The Anglo-Boer War Memorials Project was begun in March 1988 by its present co-ordinators, Meurig Jones and Tony McCabe. The Project has three main aims :
1. Record, catalogue and photograph all Anglo-Boer War memorials in the world.
2. Build a list of all those named on the memorials.
3. Encourage the preservation and study of Anglo-Boer War memorials.
There are three main reasons for this project :
1. No comprehensive up-to date catalogue of Anglo-Boer War memorials exists. In 1911 Colonel Sir James Gildea published a catalogue of Anglo-Boer War memorials around the world.
2. Some memorials, especially those outdoors, have been lost or are badly damaged due to weathering, vandalism and enemy action. Details of these memorials urgently need to be recorded.
3. Memorials provide a wealth of information for historians, sociologists and genealogists. The data being compiled will provide a valuable new resource for their research.
All the information collected is entered onto a computer database, allowing the maximum flexibility in retrieval and analysis. Since the Project's inception over 1100 memorials have been recorded, mostly in the UK but including, Australia, Bermuda, Canada, Eire, New Zealand and Sri Lanka. More than 17800 names have been entered and cross referenced with the official casualty rolls. Over 200 Imperial and Colonial, regular and volunteer units are represented. Some memorials name those who served and returned safely, this information has never been collected before.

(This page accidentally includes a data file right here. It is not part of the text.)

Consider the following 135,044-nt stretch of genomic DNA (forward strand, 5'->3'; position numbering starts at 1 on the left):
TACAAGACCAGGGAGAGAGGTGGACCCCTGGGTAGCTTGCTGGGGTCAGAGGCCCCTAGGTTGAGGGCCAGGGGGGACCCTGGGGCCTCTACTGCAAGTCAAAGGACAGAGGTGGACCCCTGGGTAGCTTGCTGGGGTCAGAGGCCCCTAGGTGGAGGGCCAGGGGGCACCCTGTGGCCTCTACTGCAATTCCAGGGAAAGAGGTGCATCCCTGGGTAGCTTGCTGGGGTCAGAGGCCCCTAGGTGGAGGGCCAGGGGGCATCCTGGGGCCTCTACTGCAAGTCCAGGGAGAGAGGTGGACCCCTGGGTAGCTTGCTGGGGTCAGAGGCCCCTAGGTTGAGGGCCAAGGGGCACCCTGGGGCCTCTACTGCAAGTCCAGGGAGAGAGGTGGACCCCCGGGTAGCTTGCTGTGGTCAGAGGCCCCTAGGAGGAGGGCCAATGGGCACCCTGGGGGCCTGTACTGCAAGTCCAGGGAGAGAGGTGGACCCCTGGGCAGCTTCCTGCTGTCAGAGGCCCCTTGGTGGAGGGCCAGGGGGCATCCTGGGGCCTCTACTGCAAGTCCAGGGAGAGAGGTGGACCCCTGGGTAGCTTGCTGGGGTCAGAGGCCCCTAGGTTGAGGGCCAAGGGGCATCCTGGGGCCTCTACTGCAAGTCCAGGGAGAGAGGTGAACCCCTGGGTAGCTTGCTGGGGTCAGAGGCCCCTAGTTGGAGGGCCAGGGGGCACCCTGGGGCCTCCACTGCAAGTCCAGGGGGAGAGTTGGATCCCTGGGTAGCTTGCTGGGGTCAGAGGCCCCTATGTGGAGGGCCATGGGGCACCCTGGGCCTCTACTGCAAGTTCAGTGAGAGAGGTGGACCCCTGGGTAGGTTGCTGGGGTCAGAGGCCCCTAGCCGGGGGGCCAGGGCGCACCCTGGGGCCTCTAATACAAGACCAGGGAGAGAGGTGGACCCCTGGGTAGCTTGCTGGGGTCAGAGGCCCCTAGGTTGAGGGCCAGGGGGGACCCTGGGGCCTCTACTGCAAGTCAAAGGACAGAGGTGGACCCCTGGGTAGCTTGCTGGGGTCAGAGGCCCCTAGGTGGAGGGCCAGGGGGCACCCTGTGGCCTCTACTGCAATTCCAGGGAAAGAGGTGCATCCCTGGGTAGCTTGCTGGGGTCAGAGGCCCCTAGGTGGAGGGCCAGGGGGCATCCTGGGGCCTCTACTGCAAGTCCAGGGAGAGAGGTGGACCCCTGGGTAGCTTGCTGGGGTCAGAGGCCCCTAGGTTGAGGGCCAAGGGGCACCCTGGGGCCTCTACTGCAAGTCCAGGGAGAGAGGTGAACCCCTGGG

The Project undertook a special commission for Hampshire County Council recording all the memorials in the county. Over 90 memorials have been recorded, an increase of 300% on the total identified by Gildea in 1911.
Much of the work of the Project is done by volunteers. Information is shared with the Imperial War Museum's National Inventory of War Memorials which is recording memorials in the UK to all wars.